NFTs and the Blockchain
NFTs are more than just a technically exciting touch of contemporary art. Their meaning is much more fundamental. DTVs are fast becoming the essential form of ownership in the digital world. Some say that the explosive development of TVN could become more important than the Internet.
The acronym NFT stands for “Non-fungible Token”. NFTs can forever register ownership of things as diverse as works of art, real estate, music, or even used cars. They are stored in a blockchain.
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Why are NFTs written in a “blockchain”? Blockchain is one of the greatest technical innovations of our time because it establishes indestructible and tamper-proof accounting. Records can be stolen, lost or burned. The databases on the servers can be attacked and manipulated by hackers. A blockchain, on the other hand, is distributed around the world on thousands of computers that monitor each other, making it the most secure information storage there is. We can say with confidence: what is once written in a blockchain recognized as “Ethereum” will be valid for eternity.
Today, a primary focus of NFTs is indeed still the ownership of digital art. NFTs have unleashed a huge wave of creativity this year and sparked a hype about which two things can be said for sure: the billions in sales currently at stake are being exaggerated. But the art world is forever changed. Some artists are becoming extremely popular because their works can be reproduced 1: 1, that is, copied as files, without any loss in quality. Yet, you can clearly own such a work and resell it with just a few clicks.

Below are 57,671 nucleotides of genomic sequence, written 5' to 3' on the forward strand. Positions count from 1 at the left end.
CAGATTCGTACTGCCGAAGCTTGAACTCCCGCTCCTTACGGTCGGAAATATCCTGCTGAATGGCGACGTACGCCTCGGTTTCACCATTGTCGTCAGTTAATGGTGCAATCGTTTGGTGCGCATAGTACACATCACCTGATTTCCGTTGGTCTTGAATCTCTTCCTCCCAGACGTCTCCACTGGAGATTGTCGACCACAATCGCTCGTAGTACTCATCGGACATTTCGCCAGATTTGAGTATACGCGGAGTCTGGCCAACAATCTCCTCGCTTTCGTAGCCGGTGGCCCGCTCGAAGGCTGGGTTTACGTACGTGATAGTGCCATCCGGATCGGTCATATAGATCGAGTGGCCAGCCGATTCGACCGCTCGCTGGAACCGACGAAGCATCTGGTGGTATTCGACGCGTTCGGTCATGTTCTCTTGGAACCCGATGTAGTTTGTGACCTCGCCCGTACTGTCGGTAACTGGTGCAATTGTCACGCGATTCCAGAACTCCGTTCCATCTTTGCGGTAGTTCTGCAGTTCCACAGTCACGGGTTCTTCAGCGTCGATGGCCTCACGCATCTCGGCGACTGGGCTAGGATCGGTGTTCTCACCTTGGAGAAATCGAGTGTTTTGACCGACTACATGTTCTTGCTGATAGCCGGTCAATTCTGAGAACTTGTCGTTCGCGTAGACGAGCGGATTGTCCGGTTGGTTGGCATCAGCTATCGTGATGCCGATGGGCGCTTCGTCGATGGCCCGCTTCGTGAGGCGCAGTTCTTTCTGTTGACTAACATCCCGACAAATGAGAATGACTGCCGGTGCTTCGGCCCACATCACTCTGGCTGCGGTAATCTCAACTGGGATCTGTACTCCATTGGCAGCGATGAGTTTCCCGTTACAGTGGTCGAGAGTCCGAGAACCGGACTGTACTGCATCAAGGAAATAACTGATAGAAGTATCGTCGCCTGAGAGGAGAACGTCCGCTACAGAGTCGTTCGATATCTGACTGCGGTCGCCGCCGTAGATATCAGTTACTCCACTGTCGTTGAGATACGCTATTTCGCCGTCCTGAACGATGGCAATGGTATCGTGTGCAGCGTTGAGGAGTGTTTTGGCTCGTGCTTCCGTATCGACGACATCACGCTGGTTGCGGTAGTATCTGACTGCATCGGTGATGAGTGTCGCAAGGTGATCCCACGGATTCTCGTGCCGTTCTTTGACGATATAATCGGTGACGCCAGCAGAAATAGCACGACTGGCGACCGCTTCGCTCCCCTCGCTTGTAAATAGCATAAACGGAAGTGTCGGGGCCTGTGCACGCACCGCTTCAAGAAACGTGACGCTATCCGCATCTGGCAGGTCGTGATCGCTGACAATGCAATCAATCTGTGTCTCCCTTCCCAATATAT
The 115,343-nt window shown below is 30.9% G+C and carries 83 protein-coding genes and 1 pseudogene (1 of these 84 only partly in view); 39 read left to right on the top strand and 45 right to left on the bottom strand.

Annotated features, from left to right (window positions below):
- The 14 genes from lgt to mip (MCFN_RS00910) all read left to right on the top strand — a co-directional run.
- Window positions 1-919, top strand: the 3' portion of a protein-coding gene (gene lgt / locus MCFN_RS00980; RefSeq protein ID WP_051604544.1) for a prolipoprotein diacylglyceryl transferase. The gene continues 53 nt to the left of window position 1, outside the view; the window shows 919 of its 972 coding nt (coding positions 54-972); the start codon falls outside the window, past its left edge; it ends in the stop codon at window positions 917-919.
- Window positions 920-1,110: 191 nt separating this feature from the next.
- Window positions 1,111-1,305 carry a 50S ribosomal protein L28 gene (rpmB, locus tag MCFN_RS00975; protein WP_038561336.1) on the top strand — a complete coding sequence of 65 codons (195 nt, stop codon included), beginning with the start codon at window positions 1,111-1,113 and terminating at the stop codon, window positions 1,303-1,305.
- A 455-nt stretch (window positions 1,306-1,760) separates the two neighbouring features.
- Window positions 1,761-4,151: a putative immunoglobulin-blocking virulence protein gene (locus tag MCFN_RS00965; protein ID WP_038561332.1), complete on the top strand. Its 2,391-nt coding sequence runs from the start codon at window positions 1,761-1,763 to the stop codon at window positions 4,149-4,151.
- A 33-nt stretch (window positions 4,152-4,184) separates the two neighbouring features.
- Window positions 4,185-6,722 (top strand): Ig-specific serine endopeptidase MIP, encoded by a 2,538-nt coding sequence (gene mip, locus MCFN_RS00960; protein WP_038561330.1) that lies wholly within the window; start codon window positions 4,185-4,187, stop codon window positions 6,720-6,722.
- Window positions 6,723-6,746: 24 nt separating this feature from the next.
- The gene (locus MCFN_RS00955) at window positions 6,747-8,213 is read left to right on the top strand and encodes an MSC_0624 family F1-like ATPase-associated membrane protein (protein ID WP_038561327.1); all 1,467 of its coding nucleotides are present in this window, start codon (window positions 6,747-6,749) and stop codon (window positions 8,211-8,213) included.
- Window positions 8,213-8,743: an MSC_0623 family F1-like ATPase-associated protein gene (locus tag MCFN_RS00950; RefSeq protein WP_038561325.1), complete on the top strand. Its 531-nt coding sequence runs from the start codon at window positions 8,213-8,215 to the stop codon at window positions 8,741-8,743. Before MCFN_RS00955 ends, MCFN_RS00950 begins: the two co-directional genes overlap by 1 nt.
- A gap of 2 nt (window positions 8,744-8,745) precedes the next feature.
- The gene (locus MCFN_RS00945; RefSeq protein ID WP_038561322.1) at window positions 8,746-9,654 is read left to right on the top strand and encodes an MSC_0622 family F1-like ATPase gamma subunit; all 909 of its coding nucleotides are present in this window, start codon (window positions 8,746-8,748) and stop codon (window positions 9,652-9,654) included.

Do you think it’s crazy for someone to bid for the exclusive property rights to a freely copiable image? I’m sure you are, but imagine the following analogy: You are a football fan, and FIFA is transferring ownership of the 2014 World Cup final between Germany and Argentina to you through NFT. Everyone knows the game, but you’re the only person in the world who can say “Mine!” “.
World champions as artists
And that’s where the classic world champions come in. They are the exceptional protagonists of our chess culture, each of them having shaped an era. Their games are not only great sports performances, but often feature a beauty that we all perceive as art. This is why ChessBase has launched a series of NFTs for these players. Two things were important: First, as many players as possible should personally authorize “their” NFT, giving it substance and exclusivity. Second, the series must be artistically valuable and beautiful. Along with the creative achievement of the players, there should be a visual aesthetic that does justice to their importance in chess.
This NFT “Chess World Champions” series is now auctioned on the Opensea.io platform. This is the first series on the world chess champions, which was mainly authorized by the players themselves. It will stay that way forever, no matter who produces what in the future on this topic. After all, it was entered the blockchain with a clear timestamp. Think of it as a sort of “Blue Mauritius” of chess NFTs.